One reason the term “Kafkaesque’’ gets bruited about so much is that Franz Kafka gave form not just to his anxieties but to ours.
Perhaps nowhere in the author’s work is this more arrestingly true than in “The Metamorphosis,’’ his 1915 novella about the tragic figure of Gregor Samsa, who awakens one morning to discover that he has been transformed overnight into a giant insect.
Small wonder that Freudians have had a field day with this dread-soaked allegory. Kafka tapped into a psychiatrist’s couch worth of semiconscious fears: of sudden and inexplicable change leading to humiliation, rejection, and social isolation; of not being understood or even recognizable; of the obliteration of the self — literally losing one’s humanity — in the face of mechanization and bureaucracy.
Those sensations and states of mind are hauntingly evoked in “Metamorphosis,’’ an entrancing coproduction by Iceland’s Vesturport Theatre and London’s Lyric Hammersmith Theatre, now at the Paramount Center Mainstage, presented by ArtsEmerson.
Gisli Örn Gardarsson, who teamed up with David Farr to adapt Kafka’s novella and direct “Metamorphosis,’’ portrays Gregor, and he is riveting, from surprising start to heartbreaking finish. Gardarsson wears no costume or mask; indeed he’s in a gray business suit for roughly the first half of the play, then shirtless. Gregor’s transformation into a ghastly insect takes place in our imaginations, abetted by Gardarsson’s acrobatic physicality and tormented facial expressions, and by the horrified, and ultimately cruel, reactions of his family.
The spare but evocative music by Nick Cave and Warren Ellis is an indispensable component to the production’s dreamlike atmosphere, helping to underscore Gregor’s anguish, terror, and loneliness. On the first level of Borkur Jonsson’s two-tiered set is the Samsa’s plainly furnished dining room, where Gregor’s father, mother and sister drink tea at the beginning of the play, the very picture of well-ordered domesticity.
But on the second level, in Gregor’s room, the geometry of existence has come unglued. Everything has been tilted 90 degrees, so that the floor is now a wall, with Gregor’s bed standing in an upright position. During the 85 minutes of “Metamorphosis,’’ Gardarsson’s Gregor extends himself straight out from that wall, hangs upside down from the ceiling, scuttles down the stairs and perches on a banister, and curls up miserably on the bed. For a few moments of joy, he bounces up and down and turns somersaults.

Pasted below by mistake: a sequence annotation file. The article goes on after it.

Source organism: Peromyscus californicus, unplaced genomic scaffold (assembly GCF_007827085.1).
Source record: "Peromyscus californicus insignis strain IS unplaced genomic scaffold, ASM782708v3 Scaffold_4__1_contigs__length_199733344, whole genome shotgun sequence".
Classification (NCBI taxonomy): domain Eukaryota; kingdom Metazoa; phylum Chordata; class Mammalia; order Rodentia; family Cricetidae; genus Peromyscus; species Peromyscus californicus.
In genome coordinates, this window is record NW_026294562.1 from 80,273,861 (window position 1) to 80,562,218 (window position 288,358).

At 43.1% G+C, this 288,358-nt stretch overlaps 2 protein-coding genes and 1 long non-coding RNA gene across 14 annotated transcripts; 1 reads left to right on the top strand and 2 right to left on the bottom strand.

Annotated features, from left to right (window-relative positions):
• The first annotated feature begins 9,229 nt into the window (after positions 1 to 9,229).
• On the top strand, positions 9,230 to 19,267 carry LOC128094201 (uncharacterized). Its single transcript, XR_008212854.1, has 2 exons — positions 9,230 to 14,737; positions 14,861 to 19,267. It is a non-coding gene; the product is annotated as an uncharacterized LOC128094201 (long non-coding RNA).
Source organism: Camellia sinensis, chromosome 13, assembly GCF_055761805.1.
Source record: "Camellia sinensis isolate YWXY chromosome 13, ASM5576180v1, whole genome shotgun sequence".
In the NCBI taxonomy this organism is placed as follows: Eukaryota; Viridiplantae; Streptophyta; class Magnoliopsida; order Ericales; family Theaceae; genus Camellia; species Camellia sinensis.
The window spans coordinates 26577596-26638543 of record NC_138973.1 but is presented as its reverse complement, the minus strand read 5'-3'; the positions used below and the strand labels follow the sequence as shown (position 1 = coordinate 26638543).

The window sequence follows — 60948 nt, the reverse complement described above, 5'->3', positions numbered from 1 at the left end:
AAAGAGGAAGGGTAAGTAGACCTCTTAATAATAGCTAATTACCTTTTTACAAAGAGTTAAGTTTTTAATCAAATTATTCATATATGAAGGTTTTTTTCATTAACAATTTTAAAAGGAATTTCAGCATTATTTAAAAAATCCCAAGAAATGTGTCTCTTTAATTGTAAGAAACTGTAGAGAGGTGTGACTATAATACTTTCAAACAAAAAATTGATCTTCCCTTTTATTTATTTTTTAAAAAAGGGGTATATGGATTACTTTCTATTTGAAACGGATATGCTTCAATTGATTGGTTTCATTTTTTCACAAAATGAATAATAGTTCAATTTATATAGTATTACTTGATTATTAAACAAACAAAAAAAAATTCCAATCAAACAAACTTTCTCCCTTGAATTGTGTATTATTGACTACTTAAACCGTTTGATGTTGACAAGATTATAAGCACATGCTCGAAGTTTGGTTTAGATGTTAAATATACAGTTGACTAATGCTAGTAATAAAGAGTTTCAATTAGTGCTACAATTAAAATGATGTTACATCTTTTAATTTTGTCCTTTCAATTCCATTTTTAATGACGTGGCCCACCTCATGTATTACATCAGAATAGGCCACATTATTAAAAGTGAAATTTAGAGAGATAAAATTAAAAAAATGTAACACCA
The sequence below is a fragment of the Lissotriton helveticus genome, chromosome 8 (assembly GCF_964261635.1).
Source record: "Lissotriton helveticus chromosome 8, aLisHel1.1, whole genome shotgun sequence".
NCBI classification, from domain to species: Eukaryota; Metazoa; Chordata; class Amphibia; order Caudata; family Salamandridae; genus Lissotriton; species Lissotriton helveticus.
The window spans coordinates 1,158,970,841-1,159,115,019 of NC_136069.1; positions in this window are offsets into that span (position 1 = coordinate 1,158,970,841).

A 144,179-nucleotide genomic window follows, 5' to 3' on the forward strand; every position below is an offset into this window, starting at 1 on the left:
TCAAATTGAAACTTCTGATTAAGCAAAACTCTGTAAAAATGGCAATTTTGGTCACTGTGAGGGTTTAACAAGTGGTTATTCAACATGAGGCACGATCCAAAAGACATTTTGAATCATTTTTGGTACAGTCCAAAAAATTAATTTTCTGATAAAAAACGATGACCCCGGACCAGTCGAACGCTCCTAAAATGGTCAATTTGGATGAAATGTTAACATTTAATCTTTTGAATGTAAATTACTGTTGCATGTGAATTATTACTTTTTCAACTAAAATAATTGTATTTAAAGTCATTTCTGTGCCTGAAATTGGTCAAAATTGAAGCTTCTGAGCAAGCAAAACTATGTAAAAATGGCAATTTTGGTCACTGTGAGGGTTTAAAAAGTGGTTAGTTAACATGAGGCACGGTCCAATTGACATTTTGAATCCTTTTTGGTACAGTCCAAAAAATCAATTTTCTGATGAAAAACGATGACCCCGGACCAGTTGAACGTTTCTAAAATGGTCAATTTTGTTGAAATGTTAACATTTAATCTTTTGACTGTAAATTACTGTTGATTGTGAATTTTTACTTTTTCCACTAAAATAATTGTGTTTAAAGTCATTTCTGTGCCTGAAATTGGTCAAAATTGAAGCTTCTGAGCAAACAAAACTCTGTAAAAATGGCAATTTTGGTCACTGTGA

It doesn’t last. This “Metamorphosis’’ is faithful to Kafka’s pitiless view of human nature. In one scene, Gregor’s family literally turn their backs on him, seated in three chairs at the corner of the Paramount stage while Gregor crouches forlornly on the banister. The family’s fourth chair — Gregor’s chair — is gone because the father, Herman (Ingvar E. Sigurdsson) had earlier hurled it out the window.
When Gregor speaks, his father, mother, and sister wince and cover their ears. He is speaking normally, but what they hear are horrible sounds.
Even though Gregor had been working himself to the bone as a traveling salesman in order to repay the family’s debts, Herman responds only with revulsion to the change in his son. The senior Samsa strikes Gregor and goes so far as to spit on him. Gregor’s mother, Lucy (Edda Arnljotsdottir), feels periodic spasms of compassion, but she retreats into helplessness and abandons her son.
His sister Greta’s heart is the last to harden. At first, Greta (Selma Bjornsdottir) brings Gregor food and treats him with kindness. She still sees her beloved brother in there somewhere. But she becomes impatient with him. Poignantly, Gregor praises Greta’s violin-playing, urges her not to abandon her dream of attending a conservatory, and voices guilt over the fact that Greta has to work in a department store to help make ends meet. She cannot understand a word he says and grows angrier and angrier. When a store supervisor and prospective boarder (Vikingur Kristjansson) with whom Greta is smitten is about to arrive at the Samsa home, she tells Gregor: “Tonight, you do not exist.’’ Then, in a harrowing scene that plays out in silhouette, she proves it.
No longer able to be the breadwinner, Gregor is an embarrassment, a social liability, an abomination who must be expelled from the family. But this memorable production makes clear that the most chilling transformation in “Metamorphosis’’ is not Gregor’s, but theirs.